One of the best things about watching the Warriors’ rise to dominance has been their relationship with the fervent masses at Oakland’s Oracle Arena. Quite possibly the loudest place to play in American professional sports at times, the place is filled with diehard fans who waited through the team’s long periods of incompetence and are loving every minute of the team’s golden age. But as so often happens, that unprecedented success is already drawing the Warriors away from their East Bay roots.
The Warriors plan to move to a new San Francisco arena for the 2019 season. While that story still has some twists and turns left (lawsuits have already delayed that move from 2018), it would take a miracle to keep the team in Oakland long term. Moving the team would be one of the most public blows in what residents see as a pitched battle to turn Oakland into the Brooklyn to San Francisco’s Manhattan — which is to say, to push out low-income residents to make room for well-off folks and turn Oakland into a slightly more reasonable version of the same expensive city that San Francisco is.
The Warriors are owned by Joe Lacob, who made his money in the tech industry like so many wealthy San Franciscans. His tech association draws the Warriors uncomfortably close to those San Francisco ideals that make proud Oaklanders bristle. From The Guardian:
“It upsets me all the time – the T-shirts that say ‘The City’ – that they refuse to call them the Oakland Warriors,” said Robert Parker, 62, a lifelong Warriors fan who works as a bartender in Oracle’s nosebleed sections. “It’s an insult to Oakland.”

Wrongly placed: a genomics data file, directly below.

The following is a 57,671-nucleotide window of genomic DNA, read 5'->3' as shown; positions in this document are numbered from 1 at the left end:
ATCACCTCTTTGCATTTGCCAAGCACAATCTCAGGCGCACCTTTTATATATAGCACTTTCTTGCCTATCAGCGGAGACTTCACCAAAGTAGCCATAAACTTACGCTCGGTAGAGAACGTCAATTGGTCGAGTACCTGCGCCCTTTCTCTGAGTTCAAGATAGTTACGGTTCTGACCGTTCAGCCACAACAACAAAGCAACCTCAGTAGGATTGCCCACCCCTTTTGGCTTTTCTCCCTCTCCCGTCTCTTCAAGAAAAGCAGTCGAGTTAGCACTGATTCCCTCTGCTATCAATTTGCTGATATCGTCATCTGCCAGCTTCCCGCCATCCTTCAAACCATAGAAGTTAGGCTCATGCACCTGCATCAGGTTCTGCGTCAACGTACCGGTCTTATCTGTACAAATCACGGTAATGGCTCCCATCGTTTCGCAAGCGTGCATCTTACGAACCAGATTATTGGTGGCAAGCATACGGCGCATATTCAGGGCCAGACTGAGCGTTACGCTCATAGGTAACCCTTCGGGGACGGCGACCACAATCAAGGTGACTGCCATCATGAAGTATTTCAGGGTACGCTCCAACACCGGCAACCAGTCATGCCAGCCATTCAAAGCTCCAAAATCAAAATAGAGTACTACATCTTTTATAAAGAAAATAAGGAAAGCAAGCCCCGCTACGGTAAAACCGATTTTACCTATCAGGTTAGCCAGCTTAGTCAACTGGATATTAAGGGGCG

Michael Tran, 37, an East Bay native and lifelong Warriors fan, explained the resentment from his end of the Bay Bridge: “We’re always in the shadow of San Francisco. We don’t call it the Oakland Bay Area.”
The tension is very real, even if it doesn’t come through in game broadcasts. The raw urgency of the Oracle’s crowd most obviously comes from watching Steph Curry grow from their young, fragile shooter into the two-time MVP, but if you wanted to, you could read it as the crowd wanting to soak up every moment as if it’ll be their last. That’s both because of the historic nature of the Warriors’ run and the fact that the team belongs less and less to the city that nurtured it. Instead, it belongs to these guys:
“San Francisco is the most important and innovative city in the world, so having the most innovative team in the history of the NBA only makes sense,” said Jason Calacanis, a tech angel investor.
Get ready to stop liking the Warriors if and when they move to San Francisco and become the Tech Yankees of the NBA.
(Via The Guardian)